In September 2018, USCIS changed one of its policies and now can deny your application for making mistakes on your paperwork.
Before then, if there was an issue with your application, they could reject the file and return it to you. You would then fix whatever they asked for and resubmit it. If USCIS accepted your application instead, but upon review, it determined it was missing something (a simple “x”, wrong fee, a photo missing, wrong birth certificate, not enough income, wrong or insufficient evidence, no evidence, etc.), USCIS would issue a Request for Evidence (RFE). This notice would explain what they need from you before they continue to work on your case.
That policy encouraged immigration officers to issue an RFE. Under the 2018 policy, the officer could choose to deny your application instead of issuing an RFE giving you a chance to correct it. The most current policies actually encourage the officer to outright deny any application deemed to have errors, omissions, or documentary problems. This came about the same time, USCIS removed the word “service” from its mission statement and became a quasi-enforcement agency. Do you still trust them to do the right thing and not penalize you? Do you still hope they will reject it from the beginning so you can fix the issue and not have to pay twice?
A rejected or denied application can lead to huge delays in gaining the immigration benefit you are seeking, cost a lot of money, and in more and more cases, lead to removal (used to be called deportation). Why more and more? Because this policy above, coupled with another that states “anyone not reverting to lawful status at the time of denial shall be placed in removal proceedings” really leaves no alternative. If denied, in most cases you cannot just file again…Can you afford those mistakes?
If the answer is NO, then hire an immigration attorney. I will not go here into the pros and cons or hiring an attorney, but unless you also perform surgery on yourself, you might want to consider a professional. Our office has application packages you will not find at another law firm, and as a result we help people from all walks of life. So if your application is filled out correctly, all proper evidence and fees have been included, the package has been properly put together and you sent it to the right place, chances are you will avoid a rejection. But will you avoid an outright denial?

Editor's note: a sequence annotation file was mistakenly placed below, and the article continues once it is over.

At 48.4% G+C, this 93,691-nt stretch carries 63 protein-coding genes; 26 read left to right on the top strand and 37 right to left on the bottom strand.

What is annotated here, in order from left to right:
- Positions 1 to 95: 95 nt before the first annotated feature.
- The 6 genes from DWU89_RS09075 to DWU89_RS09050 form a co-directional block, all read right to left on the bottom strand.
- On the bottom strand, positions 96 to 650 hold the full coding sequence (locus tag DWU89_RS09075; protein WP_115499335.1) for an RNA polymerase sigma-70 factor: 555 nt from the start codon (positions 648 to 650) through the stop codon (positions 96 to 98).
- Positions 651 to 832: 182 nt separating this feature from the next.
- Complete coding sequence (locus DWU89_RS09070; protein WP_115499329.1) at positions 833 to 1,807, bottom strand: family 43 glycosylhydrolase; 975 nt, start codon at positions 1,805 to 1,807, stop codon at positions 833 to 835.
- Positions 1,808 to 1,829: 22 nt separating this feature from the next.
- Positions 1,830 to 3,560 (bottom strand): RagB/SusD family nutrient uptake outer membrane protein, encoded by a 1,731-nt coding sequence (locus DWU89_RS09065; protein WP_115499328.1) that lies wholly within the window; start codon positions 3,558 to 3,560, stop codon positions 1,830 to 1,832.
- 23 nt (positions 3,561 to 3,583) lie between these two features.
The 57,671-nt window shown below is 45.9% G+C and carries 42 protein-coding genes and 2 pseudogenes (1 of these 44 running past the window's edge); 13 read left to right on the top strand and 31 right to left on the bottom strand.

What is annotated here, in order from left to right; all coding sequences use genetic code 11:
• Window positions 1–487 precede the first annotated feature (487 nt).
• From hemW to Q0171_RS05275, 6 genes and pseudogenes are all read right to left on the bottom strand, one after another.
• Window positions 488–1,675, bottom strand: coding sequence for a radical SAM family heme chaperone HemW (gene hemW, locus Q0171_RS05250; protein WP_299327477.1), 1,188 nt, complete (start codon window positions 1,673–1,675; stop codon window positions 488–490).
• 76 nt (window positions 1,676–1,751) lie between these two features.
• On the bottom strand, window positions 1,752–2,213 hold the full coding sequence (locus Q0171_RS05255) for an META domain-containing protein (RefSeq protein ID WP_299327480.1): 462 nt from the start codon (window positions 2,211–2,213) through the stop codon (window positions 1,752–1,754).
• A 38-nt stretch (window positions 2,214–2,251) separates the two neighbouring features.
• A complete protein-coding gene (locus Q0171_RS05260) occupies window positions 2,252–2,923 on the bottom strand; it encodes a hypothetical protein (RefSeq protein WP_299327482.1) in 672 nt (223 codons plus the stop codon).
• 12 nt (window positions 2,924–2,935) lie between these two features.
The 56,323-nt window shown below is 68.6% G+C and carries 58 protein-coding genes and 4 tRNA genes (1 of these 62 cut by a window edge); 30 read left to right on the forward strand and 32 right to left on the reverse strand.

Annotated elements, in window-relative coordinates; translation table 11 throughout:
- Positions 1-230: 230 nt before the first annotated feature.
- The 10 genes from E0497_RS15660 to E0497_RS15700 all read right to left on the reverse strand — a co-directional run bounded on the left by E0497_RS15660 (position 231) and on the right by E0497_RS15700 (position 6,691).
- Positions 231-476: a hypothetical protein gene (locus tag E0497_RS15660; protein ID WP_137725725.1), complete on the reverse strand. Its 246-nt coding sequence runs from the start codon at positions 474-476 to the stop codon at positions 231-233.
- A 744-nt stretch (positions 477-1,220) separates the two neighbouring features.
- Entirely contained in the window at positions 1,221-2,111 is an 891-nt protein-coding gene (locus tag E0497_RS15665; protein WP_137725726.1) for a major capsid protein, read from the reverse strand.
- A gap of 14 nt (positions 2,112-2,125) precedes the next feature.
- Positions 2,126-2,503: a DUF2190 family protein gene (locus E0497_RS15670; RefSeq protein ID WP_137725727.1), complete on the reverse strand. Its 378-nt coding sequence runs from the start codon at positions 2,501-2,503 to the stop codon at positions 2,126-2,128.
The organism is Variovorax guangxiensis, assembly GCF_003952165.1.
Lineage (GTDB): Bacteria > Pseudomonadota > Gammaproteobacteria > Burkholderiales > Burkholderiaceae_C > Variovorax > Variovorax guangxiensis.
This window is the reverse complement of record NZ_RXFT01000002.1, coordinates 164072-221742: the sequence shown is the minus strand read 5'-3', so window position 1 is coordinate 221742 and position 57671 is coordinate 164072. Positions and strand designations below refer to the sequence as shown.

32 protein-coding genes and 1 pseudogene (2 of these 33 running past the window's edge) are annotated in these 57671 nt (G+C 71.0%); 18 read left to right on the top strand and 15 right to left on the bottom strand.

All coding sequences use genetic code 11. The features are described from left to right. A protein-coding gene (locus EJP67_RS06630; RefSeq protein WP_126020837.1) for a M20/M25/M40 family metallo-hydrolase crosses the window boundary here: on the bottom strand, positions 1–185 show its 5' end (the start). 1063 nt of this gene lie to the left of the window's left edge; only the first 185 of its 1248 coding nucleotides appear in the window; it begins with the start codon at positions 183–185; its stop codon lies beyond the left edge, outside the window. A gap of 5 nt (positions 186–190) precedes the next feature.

By now you probably think that if you can read instructions and fill out forms you will be ok. Maybe. But that is not what this article is about.
The #1 mistake that can KILL your immigration application is LYING. Yes, lying. Or perceived lying.
While you fill out your application you may be tempted to leave out certain things, like a marriage back home, your ex-spouse’s children, an address where you lived for only a month, an employer who paid you cash, that one day 20 years ago when you overstayed your visa by a day, you “forgot” that you applied for a tourist visa five times before and said you were never denied, etc.…and the temptation is there. USCIS hopes you will do just that, and that can create more problems than the problem you are lying about. It ruins your credibility, and when you are going to try to convince your immigration judge that you should be allowed to stay, the first thing he or she will consider is whether you have been telling the truth all along. After all, “if you lied before, you would lie again”.
Under INA section 212(a)(6)C(i), misrepresentation or fraud is a ground of inadmissibility and your problem just became worse, as now you have to address the initial lie and the fact that now you cannot get a green card or cannot reenter the United States even if you are a permanent resident. Depending on the type or number of misrepresentations, a waiver (forgiveness) of this inadmissibility ground may or may not be available.
If you do not understand each and every single word on the application, or cannot answer a question without hiding something, see an experienced immigration lawyer to determine how to be truthful in such a way that you don’t risk being denied or at least how to minimize the damage.